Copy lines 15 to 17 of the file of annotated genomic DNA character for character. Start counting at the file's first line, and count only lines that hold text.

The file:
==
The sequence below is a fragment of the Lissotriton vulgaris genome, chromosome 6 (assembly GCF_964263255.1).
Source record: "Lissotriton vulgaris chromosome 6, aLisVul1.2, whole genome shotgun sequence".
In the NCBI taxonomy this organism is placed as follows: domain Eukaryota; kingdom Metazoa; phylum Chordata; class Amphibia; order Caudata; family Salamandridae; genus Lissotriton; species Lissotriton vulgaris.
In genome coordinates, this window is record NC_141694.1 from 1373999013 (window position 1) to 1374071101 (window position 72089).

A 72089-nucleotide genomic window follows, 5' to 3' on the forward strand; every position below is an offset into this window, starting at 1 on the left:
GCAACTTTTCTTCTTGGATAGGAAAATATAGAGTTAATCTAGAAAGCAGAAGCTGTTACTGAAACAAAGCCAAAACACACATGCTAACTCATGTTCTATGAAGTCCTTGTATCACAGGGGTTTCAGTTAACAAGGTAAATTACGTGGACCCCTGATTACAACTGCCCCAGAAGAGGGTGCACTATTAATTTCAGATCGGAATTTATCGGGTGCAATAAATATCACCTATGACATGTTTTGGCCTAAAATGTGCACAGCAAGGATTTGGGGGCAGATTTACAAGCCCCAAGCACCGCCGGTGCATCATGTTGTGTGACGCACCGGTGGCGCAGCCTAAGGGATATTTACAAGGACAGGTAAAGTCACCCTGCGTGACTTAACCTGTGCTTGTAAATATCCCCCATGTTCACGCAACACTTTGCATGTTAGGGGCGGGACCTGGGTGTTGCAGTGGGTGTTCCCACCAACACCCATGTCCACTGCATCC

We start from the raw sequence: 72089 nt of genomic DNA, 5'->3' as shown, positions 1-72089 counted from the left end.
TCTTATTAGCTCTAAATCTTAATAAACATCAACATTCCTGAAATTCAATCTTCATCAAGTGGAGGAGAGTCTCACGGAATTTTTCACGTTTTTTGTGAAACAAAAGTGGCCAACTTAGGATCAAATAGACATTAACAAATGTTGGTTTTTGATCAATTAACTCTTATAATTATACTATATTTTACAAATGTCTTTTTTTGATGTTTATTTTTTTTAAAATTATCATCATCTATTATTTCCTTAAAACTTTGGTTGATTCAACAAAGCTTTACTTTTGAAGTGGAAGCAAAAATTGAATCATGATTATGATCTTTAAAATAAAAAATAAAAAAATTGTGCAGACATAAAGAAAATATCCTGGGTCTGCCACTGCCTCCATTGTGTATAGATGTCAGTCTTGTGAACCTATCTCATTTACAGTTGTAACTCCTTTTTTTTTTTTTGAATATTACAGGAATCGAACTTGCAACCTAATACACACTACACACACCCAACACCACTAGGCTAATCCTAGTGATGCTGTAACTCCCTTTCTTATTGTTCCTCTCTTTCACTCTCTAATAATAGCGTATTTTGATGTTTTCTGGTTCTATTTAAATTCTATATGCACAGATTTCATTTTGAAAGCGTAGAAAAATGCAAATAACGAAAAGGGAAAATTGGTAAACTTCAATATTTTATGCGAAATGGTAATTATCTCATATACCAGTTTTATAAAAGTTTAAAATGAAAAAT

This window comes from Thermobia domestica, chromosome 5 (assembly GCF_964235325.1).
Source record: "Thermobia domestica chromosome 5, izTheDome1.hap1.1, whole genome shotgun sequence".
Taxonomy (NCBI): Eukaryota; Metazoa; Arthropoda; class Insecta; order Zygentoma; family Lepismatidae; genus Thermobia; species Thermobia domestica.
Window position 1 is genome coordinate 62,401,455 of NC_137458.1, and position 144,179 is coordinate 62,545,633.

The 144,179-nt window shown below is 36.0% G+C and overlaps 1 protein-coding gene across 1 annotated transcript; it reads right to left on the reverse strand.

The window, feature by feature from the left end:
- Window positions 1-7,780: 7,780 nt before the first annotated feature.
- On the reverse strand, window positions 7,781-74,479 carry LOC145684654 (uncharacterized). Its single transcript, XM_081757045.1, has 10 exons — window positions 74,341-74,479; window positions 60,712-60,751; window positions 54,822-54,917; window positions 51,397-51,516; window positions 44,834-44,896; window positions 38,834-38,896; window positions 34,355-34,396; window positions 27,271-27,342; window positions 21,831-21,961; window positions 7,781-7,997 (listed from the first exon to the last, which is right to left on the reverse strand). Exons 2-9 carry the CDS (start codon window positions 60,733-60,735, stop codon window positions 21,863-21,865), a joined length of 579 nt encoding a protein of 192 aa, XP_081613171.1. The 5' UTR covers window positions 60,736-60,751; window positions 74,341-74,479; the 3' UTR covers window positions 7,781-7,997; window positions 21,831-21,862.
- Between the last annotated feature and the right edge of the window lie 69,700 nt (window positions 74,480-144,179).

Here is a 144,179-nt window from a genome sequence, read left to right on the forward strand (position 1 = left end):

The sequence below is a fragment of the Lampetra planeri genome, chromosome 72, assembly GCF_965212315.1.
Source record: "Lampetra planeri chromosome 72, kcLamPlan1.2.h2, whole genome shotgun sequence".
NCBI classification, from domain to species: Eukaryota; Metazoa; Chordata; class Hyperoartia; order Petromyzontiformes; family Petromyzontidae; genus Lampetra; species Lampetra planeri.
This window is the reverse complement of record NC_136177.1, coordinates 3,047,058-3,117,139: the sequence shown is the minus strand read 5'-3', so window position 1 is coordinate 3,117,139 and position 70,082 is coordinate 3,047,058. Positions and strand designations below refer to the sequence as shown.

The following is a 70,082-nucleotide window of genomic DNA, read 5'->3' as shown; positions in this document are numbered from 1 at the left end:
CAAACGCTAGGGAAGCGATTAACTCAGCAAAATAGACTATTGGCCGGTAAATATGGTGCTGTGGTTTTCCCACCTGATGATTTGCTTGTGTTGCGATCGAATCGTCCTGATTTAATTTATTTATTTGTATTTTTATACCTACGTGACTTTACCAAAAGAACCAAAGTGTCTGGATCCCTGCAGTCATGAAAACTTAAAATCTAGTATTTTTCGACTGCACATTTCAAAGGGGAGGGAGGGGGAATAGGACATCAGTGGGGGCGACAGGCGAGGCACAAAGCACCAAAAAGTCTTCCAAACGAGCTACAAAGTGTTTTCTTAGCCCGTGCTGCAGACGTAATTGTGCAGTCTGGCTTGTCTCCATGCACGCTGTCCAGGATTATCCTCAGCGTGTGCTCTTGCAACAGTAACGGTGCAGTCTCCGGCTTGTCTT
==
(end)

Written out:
- Window positions 1-7,780: 7,780 nt before the first annotated feature.
- On the reverse strand, window positions 7,781-74,479 carry LOC145684654 (uncharacterized). Its single transcript, XM_081757045.1, has 10 exons — window positions 74,341-74,479; window positions 60,712-60,751; window positions 54,822-54,917; window positions 51,397-51,516; window positions 44,834-44,896; window positions 38,834-38,896; window positions 34,355-34,396; window positions 27,271-27,342; window positions 21,831-21,961; window positions 7,781-7,997 (listed from the first exon to the last, which is right to left on the reverse strand). Exons 2-9 carry the CDS (start codon window positions 60,733-60,735, stop codon window positions 21,863-21,865), a joined length of 579 nt encoding a protein of 192 aa, XP_081613171.1. The 5' UTR covers window positions 60,736-60,751; window positions 74,341-74,479; the 3' UTR covers window positions 7,781-7,997; window positions 21,831-21,862.
- Between the last annotated feature and the right edge of the window lie 69,700 nt (window positions 74,480-144,179).